In "A Piece of Steak" we meet Tom King, an over-the-hill Australian fighter, so poor his two children go to bed without supper and he has only a plate of flour gravy to eat before a big fight in which he hopes to earn enough to pay his bills.
“If it's a win, its thirty quid ...”He is solid-bodied, stolid-looking, with "all the marks of the fighting beast. . . .the face of a man to be afraid of in a dark alley or lonely place." Twenty years ago he faced the Woolloomoolloo Gouger and broke the Gouger's jaw in the ninth round, but that was twenty years ago and King tires easily now, can no longer fight hammer and tongs as when a youth, has no sparring partner, and thinks how much he wishes he had a piece of steak.
He is to fight Sandel at the Gayety Club in Sydney and his wife Lizzie says, "You gotter do 'im . . . . If it's a win, its thirty quid — an' I can pay all that's owin' with a lump o' money left over," so he walks the two miles to the Gayety and recalls the palmy days when he was heavyweight champion of New South Wales and rode in a motor-car like Tommy Burns "and that Yankee nigger, Jack Johnson." Now he was good for nothing but "navvy [menial labor] work," the last of the old guard, and Sandel, over from New Zealand was strong, handsome, blonde, deep-chested, heavy-thewed, Youth incarnate.
In the fight, Tom is methodical while Sandel is dancing and clever and wins the first round with an avalanche of punches while King lands none, indeed lands no punch at all until the third round, then throws a hook with all his weight behind it, catching Sandel on the side of the jaw and flooring him "like a bullock."
Tom has tricks to conserve strength: working the fight to his own corner where he can just sit down at the gong; loafing slowly out of his corner; clinching and driving his shoulder into Sandel's ribs, laying his weight on Sandel in the clenches. In the sixth round he floors Sandel again, thrice in the ninth within a minute, and again in the tenth and eleventh.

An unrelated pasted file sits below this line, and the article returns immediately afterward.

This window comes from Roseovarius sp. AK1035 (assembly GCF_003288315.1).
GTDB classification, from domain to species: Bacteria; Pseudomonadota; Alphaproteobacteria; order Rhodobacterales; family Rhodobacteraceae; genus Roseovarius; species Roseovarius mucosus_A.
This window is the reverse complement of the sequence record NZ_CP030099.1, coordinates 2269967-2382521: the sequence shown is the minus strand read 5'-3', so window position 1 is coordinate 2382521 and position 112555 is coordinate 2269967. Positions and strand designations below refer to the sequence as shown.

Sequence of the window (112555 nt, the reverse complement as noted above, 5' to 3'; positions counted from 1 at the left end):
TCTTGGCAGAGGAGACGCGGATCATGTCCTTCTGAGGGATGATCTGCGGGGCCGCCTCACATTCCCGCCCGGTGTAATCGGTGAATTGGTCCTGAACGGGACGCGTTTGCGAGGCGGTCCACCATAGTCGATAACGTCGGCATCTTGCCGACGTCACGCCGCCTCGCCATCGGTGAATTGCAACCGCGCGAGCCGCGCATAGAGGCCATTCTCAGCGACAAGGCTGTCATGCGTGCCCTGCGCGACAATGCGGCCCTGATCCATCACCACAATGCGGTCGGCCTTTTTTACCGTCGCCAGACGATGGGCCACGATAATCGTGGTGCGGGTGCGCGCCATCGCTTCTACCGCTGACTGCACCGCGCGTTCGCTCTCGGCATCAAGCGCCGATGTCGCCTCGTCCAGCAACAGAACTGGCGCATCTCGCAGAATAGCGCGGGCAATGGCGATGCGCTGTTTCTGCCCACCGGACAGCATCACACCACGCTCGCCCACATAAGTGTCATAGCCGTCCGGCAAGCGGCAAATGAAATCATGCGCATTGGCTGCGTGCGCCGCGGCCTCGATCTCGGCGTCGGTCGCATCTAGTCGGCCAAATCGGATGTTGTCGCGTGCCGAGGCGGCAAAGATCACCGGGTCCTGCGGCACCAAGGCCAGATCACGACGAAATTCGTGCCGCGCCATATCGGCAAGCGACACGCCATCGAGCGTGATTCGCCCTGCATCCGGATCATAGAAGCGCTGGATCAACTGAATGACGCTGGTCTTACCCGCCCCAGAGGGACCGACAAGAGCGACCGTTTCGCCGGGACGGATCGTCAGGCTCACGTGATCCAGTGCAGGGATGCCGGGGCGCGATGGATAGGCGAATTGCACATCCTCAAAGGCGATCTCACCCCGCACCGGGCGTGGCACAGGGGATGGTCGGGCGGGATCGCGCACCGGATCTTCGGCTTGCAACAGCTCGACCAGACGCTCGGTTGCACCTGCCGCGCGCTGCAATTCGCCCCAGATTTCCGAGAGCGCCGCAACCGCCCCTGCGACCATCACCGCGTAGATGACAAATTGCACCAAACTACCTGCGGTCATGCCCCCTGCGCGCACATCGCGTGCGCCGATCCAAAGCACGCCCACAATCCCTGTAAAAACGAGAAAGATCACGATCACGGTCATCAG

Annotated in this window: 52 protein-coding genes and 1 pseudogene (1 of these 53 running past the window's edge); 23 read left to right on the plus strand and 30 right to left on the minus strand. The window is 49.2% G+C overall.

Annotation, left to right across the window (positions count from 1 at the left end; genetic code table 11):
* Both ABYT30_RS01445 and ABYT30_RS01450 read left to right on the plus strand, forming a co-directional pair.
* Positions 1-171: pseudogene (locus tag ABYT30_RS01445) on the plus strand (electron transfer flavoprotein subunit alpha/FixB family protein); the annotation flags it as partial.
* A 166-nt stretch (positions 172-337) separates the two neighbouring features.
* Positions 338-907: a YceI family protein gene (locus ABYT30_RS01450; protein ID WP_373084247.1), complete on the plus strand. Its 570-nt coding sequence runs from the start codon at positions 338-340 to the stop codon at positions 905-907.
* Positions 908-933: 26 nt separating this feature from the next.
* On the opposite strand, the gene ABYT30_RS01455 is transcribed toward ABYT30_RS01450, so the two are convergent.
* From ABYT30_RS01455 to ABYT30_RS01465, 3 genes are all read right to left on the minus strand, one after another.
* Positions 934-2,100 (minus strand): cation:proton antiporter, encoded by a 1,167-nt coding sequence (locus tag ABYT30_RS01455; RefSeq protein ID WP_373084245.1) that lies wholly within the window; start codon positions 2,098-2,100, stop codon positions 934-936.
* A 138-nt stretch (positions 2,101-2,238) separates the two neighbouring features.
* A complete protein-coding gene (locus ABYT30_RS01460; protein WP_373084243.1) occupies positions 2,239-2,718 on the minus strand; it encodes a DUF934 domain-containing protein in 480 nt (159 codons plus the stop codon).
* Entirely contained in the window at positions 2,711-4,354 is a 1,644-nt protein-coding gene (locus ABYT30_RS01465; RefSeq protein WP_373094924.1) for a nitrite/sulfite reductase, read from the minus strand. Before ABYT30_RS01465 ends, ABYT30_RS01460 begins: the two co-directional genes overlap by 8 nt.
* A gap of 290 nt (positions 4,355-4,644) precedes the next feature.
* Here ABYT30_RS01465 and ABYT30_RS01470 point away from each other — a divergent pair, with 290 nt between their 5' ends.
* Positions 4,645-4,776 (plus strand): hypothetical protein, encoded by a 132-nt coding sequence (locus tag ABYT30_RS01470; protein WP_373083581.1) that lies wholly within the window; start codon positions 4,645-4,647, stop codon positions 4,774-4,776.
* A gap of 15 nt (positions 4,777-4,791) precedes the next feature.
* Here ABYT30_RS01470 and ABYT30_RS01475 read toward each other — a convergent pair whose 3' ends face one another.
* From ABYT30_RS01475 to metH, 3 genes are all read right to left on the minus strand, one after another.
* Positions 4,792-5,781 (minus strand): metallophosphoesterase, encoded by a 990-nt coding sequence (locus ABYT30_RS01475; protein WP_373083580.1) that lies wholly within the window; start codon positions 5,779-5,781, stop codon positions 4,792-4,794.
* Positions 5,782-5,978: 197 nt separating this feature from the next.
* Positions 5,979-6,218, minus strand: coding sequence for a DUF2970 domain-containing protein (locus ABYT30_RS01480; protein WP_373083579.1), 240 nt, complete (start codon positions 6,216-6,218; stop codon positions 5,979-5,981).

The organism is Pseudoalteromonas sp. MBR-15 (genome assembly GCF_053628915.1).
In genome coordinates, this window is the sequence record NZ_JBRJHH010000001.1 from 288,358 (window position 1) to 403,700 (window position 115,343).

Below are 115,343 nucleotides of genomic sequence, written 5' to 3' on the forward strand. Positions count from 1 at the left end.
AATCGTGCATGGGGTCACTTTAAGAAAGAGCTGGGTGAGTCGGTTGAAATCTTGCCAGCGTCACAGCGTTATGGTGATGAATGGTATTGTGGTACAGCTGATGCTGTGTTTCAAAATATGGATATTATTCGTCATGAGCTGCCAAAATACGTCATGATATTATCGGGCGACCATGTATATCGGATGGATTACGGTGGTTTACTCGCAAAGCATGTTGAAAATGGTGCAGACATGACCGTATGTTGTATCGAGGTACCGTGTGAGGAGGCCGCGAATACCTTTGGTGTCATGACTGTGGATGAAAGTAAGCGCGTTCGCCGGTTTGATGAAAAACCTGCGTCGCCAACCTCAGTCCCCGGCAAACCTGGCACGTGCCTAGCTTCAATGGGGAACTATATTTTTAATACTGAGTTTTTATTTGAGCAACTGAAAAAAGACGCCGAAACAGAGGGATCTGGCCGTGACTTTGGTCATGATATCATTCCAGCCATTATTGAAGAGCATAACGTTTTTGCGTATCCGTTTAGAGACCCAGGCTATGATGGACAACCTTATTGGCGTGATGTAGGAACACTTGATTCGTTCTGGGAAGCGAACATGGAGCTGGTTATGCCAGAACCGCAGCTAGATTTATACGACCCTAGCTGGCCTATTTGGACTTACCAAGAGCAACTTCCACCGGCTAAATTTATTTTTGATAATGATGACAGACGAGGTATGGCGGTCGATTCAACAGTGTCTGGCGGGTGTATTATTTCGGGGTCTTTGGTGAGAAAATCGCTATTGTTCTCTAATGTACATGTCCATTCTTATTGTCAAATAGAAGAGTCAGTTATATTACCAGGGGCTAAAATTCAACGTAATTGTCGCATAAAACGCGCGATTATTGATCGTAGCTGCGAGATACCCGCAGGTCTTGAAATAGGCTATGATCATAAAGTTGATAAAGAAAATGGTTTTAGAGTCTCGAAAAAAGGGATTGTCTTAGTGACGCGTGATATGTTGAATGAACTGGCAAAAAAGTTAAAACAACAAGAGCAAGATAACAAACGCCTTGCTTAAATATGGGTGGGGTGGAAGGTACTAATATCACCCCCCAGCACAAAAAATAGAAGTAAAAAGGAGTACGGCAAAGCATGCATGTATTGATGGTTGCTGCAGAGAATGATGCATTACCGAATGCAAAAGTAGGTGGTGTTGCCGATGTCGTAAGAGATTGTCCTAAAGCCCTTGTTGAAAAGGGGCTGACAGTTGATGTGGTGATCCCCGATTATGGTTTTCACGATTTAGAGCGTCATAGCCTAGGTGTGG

But "Youth will be served!" and Tom King's legs grow heavy, his strength waning, knuckles hurting, as Sandel goes down but rises again and Tom's body deserts him. Finally, Sandel delivers the knockout blow and as for Tom King, "He had not a copper in his pocket, and the two-mile walk home seemed very long. He was certainly getting old" and the thought of Lizzie waiting up for him is almost impossible to face.
A product of London's visit to Ecuador en route to New Orleans and home from the Snark adventure in the South Pacific, "The Madness of John Harned" (Lady's Realm [London], October, 1909) is told by Manuel de Jesus Patino, a wealthy and proud descendent of one of Pizarro's captains. He had met the Harned at the Tivoli hotel in Panama. The big American, blue eyes like cold steel, was en route to Lima until he met Patino's cousin, Maria Valenzuela, the most beautiful woman in Ecuador, at the Tivoli and fell in love with her. She spoke many languages, sang like an artiste, and so he followed her to Quito where Maria said she would show him the bull-fight, "brave, clever, magnificent!"
“It is brave. It is magnificent!”Maria chides Harned for being a savage. "You prize-fight. . . .it is barbarous, no?" He counters, pointing out that the bull is compelled to fight, then is killed, and she says the "toreador" is clever, skillful, romantic, facing a wild bull and killing the animal with one thrust of the sword. "It is brave. It is magnificent!" (NOTE: "Toreador" is not a Spanish word. A bullfighter in the Spanish language is a torero or a matador.)
Luis Cervallos, owner of cacao and sugar plantations, oil and rubber interests, occupies a box at the bullring with Harned and Maria, next to which is the Presidente's box, filled with generals and other Ecuadorian army officers. The bulls run out and Ordonez, the matador, makes the kill. Harned defends the bull, who he says has no fighting chance, whilst Maria and Carvallos speak of the art, skill and courage of the men. Harned cheers for the bull while those in the presidente's box curse the dog of a Gringo.
Ordonez brutally kills — slaughters — the next bull and Harned says, "The bull does not count for much" but says the spectacle does: it is degrading to look upon, teaches people to delight in animal suffering. It is cowardly for five men to fight one stupid bull, he says, therefore those that look upon the spectacle learn to be cowards.
But it is the blindfolded horses that push Harned over the edge. When these screaming animals are impaled on the bull's horns, Harned stands, blue eyes aflame, and when Cervallos tries to get him to sit down, Harned strikes his host, and when a guest in the President's box hits Harned with his cane the American explodes in rage, takes a rifle from one of the soldiers guarding the Presidente's box and clubs them with it. Ultimately, Harned, fighting with many bullets in him, kills seven Ecudorianos before they kill him. "More men were killed that day because of John Harned than were ever killed in all the history of the bull-ring of Quito," the narrator states, Maria Valenzuela did not move throughout the ordeal and afterwards traveled to Austria where she married an archduke or some such high nobleman.